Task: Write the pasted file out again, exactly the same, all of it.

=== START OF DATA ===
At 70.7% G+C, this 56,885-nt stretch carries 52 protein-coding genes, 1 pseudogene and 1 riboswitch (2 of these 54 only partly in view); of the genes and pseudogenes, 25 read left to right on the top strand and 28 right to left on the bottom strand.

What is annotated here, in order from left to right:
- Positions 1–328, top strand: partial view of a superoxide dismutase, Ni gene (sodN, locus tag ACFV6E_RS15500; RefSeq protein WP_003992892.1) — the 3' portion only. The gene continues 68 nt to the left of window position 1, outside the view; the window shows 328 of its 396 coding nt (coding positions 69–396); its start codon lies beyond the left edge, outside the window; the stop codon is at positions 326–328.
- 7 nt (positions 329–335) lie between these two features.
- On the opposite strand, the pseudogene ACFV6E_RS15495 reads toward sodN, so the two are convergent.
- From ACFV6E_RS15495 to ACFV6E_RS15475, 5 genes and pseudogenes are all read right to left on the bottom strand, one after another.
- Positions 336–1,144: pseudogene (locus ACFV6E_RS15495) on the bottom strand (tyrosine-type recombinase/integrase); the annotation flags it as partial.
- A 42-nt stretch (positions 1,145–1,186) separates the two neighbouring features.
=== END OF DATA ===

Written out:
At 70.7% G+C, this 56,885-nt stretch carries 52 protein-coding genes, 1 pseudogene and 1 riboswitch (2 of these 54 only partly in view); of the genes and pseudogenes, 25 read left to right on the top strand and 28 right to left on the bottom strand.

What is annotated here, in order from left to right:
- Positions 1–328, top strand: partial view of a superoxide dismutase, Ni gene (sodN, locus tag ACFV6E_RS15500; RefSeq protein WP_003992892.1) — the 3' portion only. The gene continues 68 nt to the left of window position 1, outside the view; the window shows 328 of its 396 coding nt (coding positions 69–396); its start codon lies beyond the left edge, outside the window; the stop codon is at positions 326–328.
- 7 nt (positions 329–335) lie between these two features.
- On the opposite strand, the pseudogene ACFV6E_RS15495 reads toward sodN, so the two are convergent.
- From ACFV6E_RS15495 to ACFV6E_RS15475, 5 genes and pseudogenes are all read right to left on the bottom strand, one after another.
- Positions 336–1,144: pseudogene (locus ACFV6E_RS15495) on the bottom strand (tyrosine-type recombinase/integrase); the annotation flags it as partial.
- A 42-nt stretch (positions 1,145–1,186) separates the two neighbouring features.